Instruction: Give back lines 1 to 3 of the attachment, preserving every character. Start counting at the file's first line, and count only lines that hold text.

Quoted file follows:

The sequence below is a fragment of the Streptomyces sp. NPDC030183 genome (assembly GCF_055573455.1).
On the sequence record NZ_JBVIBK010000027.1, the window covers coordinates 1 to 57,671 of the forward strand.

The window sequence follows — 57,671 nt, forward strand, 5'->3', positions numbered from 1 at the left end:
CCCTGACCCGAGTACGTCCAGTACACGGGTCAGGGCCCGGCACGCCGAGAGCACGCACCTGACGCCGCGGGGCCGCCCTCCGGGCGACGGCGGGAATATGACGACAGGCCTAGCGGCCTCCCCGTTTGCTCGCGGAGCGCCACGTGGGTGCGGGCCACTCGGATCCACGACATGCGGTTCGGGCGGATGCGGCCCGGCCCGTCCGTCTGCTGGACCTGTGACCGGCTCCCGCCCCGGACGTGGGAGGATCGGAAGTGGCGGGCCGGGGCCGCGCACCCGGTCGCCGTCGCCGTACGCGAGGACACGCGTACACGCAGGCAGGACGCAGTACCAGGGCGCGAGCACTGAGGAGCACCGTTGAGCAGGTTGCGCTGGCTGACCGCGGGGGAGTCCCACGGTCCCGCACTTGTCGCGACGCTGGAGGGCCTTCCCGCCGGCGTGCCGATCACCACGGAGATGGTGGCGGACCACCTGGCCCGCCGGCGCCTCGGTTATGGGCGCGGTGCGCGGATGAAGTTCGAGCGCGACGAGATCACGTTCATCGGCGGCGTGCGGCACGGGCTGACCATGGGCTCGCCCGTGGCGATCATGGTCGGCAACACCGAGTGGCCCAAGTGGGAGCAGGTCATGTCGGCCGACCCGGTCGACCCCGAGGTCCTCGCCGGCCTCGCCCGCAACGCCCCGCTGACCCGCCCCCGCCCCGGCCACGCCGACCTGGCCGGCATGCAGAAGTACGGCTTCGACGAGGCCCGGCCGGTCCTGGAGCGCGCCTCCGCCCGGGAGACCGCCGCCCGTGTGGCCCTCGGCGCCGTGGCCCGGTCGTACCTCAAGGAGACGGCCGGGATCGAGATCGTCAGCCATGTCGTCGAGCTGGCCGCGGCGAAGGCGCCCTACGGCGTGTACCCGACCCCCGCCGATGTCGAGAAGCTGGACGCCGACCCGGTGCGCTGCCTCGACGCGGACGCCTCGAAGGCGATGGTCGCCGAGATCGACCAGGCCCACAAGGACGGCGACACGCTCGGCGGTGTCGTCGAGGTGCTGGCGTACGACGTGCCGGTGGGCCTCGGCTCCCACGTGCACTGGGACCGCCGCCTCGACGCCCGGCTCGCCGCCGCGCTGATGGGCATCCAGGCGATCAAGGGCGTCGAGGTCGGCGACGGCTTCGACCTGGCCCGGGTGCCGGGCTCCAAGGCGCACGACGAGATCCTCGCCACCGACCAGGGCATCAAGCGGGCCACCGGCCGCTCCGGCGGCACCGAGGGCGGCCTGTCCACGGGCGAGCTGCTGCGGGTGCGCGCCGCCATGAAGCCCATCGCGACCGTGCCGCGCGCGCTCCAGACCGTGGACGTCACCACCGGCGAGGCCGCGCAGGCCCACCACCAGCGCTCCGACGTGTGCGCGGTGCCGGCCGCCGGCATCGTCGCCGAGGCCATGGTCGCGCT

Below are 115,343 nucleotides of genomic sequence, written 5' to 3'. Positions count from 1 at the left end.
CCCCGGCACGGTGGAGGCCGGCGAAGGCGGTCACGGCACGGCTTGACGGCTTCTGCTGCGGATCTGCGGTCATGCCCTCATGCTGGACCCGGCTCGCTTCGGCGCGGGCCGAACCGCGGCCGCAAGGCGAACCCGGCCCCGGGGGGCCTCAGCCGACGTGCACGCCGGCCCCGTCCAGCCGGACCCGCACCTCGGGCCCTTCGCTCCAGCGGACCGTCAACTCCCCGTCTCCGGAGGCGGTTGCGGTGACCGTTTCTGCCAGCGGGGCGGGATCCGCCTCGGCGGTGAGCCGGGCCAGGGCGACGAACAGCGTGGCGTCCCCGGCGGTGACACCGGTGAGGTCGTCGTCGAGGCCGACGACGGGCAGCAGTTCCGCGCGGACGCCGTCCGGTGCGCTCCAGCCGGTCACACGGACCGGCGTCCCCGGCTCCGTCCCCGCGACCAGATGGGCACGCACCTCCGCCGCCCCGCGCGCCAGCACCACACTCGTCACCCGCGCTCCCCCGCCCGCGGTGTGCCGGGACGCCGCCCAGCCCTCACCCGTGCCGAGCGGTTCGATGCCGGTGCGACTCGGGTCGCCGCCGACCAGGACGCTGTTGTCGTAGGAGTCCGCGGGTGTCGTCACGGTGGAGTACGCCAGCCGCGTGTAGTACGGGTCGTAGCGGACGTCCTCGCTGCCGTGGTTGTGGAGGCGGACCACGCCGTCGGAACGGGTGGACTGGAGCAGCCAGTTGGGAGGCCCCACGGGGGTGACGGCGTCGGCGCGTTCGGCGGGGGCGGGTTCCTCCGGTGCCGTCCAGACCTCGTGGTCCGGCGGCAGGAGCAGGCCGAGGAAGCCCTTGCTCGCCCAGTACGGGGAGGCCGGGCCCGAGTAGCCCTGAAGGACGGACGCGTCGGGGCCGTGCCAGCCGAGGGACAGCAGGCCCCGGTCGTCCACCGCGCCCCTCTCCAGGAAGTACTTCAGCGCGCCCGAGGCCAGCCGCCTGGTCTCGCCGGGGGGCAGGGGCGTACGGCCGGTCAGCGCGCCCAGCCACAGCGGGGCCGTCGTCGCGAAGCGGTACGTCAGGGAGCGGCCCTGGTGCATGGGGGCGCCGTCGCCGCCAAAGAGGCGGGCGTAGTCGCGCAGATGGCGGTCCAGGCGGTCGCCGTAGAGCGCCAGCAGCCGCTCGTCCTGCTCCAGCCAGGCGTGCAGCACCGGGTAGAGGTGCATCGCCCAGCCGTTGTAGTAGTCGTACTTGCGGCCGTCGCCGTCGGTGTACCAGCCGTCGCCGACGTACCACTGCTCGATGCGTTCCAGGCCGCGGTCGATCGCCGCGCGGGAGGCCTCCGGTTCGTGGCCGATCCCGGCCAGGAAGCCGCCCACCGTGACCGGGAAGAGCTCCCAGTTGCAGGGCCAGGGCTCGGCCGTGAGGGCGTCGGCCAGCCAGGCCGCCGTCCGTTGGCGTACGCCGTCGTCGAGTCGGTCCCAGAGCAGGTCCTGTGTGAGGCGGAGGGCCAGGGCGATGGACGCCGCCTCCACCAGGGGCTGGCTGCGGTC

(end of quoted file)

The sequence below is a fragment of the Streptomyces sp. NPDC030183 genome (assembly GCF_055573455.1).
On the sequence record NZ_JBVIBK010000027.1, the window covers coordinates 1 to 57,671 of the forward strand.

The window sequence follows — 57,671 nt, forward strand, 5'->3', positions numbered from 1 at the left end: